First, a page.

Climate Change: CO2 emission from power sector set to decline as wind and solar reach record high in 2022: Study


New Delhi: Global carbon dioxide emissions from the power sector will begin to decline, as the wind and solar power reached a record 12% of global electricity generation in 2022.

A report by the Climate and Energy think tank Ember said, “It is the beginning of the end of the fossil fuel age and making new era of falling power emissions”.

Ember in its fourth annual Global Electricity Review said that late year could have marked peak emission from the power sector , which is the largest sources of CO2 emission worldwide.

The report analyses electricity data from 78 countries representing 93% of global electricity demand and includes estimated changes in the remaining generation.

It also dives deeper into the top ten CO2 emitting countries and regions, accounting for over 80% of global CO2 emissions.

Electricity generation is the single biggest contributor to global CO2 emissions, responsible for over a third of world’s total energy related emissions in 2021.

As of 2021, about three-quarters of power sector emissions were from coal, and almost a quarter from gas.

It said the carbon intensity of global electricity generation fell to a record low of 436 gCO2/kWh in 2022, the cleanest-ever electricity.

Together, all clean electricity sources (renewables and nuclear) reached 39% of global electricity, a new record high. Solar generation rose by 24%, making it the fastest-growing electricity source for 18 years in a row; wind generation grew by 17%, said Ember.

The growth alone in wind and solar generation met 80% of global electricity demand growth in 2022.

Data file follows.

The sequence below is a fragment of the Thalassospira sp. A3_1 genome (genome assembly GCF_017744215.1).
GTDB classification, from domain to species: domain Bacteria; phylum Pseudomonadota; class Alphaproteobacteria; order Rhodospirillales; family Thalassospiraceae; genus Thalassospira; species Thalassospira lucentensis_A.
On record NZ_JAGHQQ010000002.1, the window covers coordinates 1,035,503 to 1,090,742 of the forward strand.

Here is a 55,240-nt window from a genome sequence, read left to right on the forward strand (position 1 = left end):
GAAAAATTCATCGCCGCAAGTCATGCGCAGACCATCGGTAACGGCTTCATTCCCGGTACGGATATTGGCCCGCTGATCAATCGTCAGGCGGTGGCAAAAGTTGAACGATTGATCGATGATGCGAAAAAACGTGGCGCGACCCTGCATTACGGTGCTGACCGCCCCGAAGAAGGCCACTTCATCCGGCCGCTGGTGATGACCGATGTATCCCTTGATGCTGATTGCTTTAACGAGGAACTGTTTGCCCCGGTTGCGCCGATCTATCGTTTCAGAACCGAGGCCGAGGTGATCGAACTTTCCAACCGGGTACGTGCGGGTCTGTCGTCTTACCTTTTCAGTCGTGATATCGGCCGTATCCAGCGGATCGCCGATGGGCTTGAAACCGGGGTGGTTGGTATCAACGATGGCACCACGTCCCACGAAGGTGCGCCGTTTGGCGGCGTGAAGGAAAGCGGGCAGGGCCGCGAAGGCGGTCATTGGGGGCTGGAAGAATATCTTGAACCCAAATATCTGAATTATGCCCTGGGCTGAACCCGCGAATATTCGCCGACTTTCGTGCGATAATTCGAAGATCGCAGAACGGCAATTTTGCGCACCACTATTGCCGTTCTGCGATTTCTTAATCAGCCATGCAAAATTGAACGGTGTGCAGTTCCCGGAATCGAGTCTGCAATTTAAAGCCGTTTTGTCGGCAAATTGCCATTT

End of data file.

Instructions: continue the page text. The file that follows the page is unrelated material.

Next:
With average growth in electricity demand and clean power, Ember forecast that 2023 will see a small fall in fossil generation with bigger falls in subsequent years as wind and solar grow further.

“That would mean 2022 hit “peak” emissions. A new era of falling power sector emissions is close” it said.

Senior Electricity Analyst, Ember Małgorzata Wiatros-Motyka said, “In this decisive decade for the climate, it is the beginning of the end of the fossil age. We are entering the clean power era. The stage is set for wind and solar to achieve a meteoric rise to the top.

“Clean electricity will reshape the global economy, from transport to industry and beyond. A new era of falling fossil emissions means the coal power phasedown will happen, and the end of gas power growth is now within sight. Change is coming fast. However, it all depends on the actions taken now by governments, businesses and citizens to put the world on a pathway to clean power by 2040” she added.

The electricity sector needs to move from being the highest emitting sector to being the first sector to reach net zero emissions globally by 2040 so the world has a chance to achieve economy-wide net zero by 2050.

The IEA NZE scenario shows a clear route to a net zero global power sector by 2040, and by 2035 for OECD countries.

In the IEA modelling, wind and solar are vital linchpins, providing 75% of the increase in clean power from now to 2050.

The agency said by 2030, wind and solar need to have increased to 41% of global electricity generation, up from 10% in 2021.

Coal generation needs to fall by 54% and gas generation by 24%. At the same time, electricity demand will rise dramatically, by an average of 3.7% per year from 2021 to 2030, as electrification picks up pace.


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